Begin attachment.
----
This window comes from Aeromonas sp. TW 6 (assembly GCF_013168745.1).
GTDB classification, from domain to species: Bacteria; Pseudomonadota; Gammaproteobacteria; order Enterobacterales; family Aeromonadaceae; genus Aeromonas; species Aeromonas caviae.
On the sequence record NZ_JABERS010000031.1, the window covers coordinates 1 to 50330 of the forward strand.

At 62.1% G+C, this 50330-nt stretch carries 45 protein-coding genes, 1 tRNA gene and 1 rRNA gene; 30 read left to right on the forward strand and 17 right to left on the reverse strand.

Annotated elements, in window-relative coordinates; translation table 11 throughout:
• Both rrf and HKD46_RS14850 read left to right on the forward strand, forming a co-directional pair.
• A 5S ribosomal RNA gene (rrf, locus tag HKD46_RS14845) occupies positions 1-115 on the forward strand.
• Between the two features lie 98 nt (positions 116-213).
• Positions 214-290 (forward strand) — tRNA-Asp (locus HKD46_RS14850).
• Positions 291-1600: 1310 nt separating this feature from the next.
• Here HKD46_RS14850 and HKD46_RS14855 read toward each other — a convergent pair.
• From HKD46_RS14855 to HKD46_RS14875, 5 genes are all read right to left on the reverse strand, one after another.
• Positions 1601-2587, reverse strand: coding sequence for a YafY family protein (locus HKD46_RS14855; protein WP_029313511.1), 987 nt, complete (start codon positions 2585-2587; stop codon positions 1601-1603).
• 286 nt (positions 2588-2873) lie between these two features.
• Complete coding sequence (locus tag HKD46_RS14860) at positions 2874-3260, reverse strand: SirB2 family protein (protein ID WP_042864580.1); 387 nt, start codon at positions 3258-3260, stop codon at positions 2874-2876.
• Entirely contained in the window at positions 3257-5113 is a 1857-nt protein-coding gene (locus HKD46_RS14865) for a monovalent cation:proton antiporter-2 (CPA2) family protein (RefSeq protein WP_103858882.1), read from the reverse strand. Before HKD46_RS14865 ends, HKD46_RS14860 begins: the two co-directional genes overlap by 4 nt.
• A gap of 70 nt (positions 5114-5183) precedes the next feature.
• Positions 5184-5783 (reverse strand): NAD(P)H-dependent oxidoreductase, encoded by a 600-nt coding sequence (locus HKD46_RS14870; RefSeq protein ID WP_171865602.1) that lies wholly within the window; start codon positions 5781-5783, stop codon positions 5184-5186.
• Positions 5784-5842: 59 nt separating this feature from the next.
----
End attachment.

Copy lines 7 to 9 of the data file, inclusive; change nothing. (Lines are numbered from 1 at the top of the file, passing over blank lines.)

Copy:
• A 5S ribosomal RNA gene (rrf, locus tag HKD46_RS14845) occupies positions 1-115 on the forward strand.
• Between the two features lie 98 nt (positions 116-213).
• Positions 214-290 (forward strand) — tRNA-Asp (locus HKD46_RS14850).